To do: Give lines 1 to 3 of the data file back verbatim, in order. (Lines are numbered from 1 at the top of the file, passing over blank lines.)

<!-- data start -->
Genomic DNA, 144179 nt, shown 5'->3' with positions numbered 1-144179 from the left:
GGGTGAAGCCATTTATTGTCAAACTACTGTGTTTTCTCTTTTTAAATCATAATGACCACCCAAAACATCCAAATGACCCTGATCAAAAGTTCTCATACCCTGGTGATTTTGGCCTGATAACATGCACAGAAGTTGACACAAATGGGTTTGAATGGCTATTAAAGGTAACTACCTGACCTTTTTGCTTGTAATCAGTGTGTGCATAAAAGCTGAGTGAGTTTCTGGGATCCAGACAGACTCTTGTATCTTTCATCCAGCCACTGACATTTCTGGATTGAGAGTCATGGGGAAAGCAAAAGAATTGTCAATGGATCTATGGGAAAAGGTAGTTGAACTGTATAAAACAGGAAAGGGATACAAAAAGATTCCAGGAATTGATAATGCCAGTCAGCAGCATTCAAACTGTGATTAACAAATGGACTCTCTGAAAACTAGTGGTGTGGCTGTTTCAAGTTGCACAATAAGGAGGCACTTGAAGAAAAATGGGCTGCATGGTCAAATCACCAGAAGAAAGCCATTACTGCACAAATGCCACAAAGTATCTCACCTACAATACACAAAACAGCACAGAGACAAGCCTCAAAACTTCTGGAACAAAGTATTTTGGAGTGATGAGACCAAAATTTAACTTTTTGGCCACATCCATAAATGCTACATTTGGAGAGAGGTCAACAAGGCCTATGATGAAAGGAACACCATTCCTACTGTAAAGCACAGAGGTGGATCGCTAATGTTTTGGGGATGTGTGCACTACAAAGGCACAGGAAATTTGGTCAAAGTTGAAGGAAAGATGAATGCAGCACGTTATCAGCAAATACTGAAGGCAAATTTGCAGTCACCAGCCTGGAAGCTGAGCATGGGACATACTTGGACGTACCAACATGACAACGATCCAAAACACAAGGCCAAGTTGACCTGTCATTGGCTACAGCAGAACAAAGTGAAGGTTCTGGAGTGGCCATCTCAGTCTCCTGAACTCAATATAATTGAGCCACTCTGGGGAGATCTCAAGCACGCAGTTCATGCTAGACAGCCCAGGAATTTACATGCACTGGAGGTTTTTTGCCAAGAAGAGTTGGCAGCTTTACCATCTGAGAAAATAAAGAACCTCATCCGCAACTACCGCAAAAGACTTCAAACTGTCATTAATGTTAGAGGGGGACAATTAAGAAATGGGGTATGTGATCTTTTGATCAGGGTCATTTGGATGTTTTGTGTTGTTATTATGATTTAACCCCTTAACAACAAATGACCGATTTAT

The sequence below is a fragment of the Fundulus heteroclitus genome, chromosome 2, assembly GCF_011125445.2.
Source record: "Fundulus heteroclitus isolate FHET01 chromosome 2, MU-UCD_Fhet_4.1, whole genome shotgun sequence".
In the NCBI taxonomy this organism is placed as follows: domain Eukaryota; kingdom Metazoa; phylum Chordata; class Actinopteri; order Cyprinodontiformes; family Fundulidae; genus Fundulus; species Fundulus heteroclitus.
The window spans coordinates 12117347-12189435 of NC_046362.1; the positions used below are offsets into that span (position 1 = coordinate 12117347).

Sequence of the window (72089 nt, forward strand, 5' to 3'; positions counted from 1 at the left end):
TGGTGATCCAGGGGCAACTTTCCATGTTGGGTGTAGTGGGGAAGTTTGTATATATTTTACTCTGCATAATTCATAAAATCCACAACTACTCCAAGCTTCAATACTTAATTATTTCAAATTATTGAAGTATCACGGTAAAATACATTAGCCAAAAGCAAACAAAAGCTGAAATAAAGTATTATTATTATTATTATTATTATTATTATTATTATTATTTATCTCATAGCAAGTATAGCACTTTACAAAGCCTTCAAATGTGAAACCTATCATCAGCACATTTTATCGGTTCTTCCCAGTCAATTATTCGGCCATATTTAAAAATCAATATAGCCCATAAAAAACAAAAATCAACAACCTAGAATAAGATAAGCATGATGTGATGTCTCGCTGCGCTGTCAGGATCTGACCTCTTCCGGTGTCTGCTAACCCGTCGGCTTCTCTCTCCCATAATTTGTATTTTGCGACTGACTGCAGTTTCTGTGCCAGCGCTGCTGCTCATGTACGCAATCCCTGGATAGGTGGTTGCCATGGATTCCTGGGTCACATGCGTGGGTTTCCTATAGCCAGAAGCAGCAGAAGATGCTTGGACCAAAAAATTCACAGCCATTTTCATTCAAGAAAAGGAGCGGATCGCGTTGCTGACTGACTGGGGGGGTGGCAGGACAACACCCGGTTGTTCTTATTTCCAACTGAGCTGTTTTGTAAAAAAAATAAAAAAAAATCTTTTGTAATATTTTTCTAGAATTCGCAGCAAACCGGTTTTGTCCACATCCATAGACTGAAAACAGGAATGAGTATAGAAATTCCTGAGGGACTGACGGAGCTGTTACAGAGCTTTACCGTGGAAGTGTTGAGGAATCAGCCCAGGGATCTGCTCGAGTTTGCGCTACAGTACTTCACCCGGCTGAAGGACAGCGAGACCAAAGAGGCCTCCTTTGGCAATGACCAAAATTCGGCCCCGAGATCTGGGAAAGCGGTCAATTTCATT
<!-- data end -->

Genomic DNA, 144179 nt, shown 5'->3' with positions numbered 1-144179 from the left:
GGGTGAAGCCATTTATTGTCAAACTACTGTGTTTTCTCTTTTTAAATCATAATGACCACCCAAAACATCCAAATGACCCTGATCAAAAGTTCTCATACCCTGGTGATTTTGGCCTGATAACATGCACAGAAGTTGACACAAATGGGTTTGAATGGCTATTAAAGGTAACTACCTGACCTTTTTGCTTGTAATCAGTGTGTGCATAAAAGCTGAGTGAGTTTCTGGGATCCAGACAGACTCTTGTATCTTTCATCCAGCCACTGACATTTCTGGATTGAGAGTCATGGGGAAAGCAAAAGAATTGTCAATGGATCTATGGGAAAAGGTAGTTGAACTGTATAAAACAGGAAAGGGATACAAAAAGATTCCAGGAATTGATAATGCCAGTCAGCAGCATTCAAACTGTGATTAACAAATGGACTCTCTGAAAACTAGTGGTGTGGCTGTTTCAAGTTGCACAATAAGGAGGCACTTGAAGAAAAATGGGCTGCATGGTCAAATCACCAGAAGAAAGCCATTACTGCACAAATGCCACAAAGTATCTCACCTACAATACACAAAACAGCACAGAGACAAGCCTCAAAACTTCTGGAACAAAGTATTTTGGAGTGATGAGACCAAAATTTAACTTTTTGGCCACATCCATAAATGCTACATTTGGAGAGAGGTCAACAAGGCCTATGATGAAAGGAACACCATTCCTACTGTAAAGCACAGAGGTGGATCGCTAATGTTTTGGGGATGTGTGCACTACAAAGGCACAGGAAATTTGGTCAAAGTTGAAGGAAAGATGAATGCAGCACGTTATCAGCAAATACTGAAGGCAAATTTGCAGTCACCAGCCTGGAAGCTGAGCATGGGACATACTTGGACGTACCAACATGACAACGATCCAAAACACAAGGCCAAGTTGACCTGTCATTGGCTACAGCAGAACAAAGTGAAGGTTCTGGAGTGGCCATCTCAGTCTCCTGAACTCAATATAATTGAGCCACTCTGGGGAGATCTCAAGCACGCAGTTCATGCTAGACAGCCCAGGAATTTACATGCACTGGAGGTTTTTTGCCAAGAAGAGTTGGCAGCTTTACCATCTGAGAAAATAAAGAACCTCATCCGCAACTACCGCAAAAGACTTCAAACTGTCATTAATGTTAGAGGGGGACAATTAAGAAATGGGGTATGTGATCTTTTGATCAGGGTCATTTGGATGTTTTGTGTTGTTATTATGATTTAACCCCTTAACAACAAATGACCGATTTAT

The sequence below is a fragment of the Fundulus heteroclitus genome, chromosome 2, assembly GCF_011125445.2.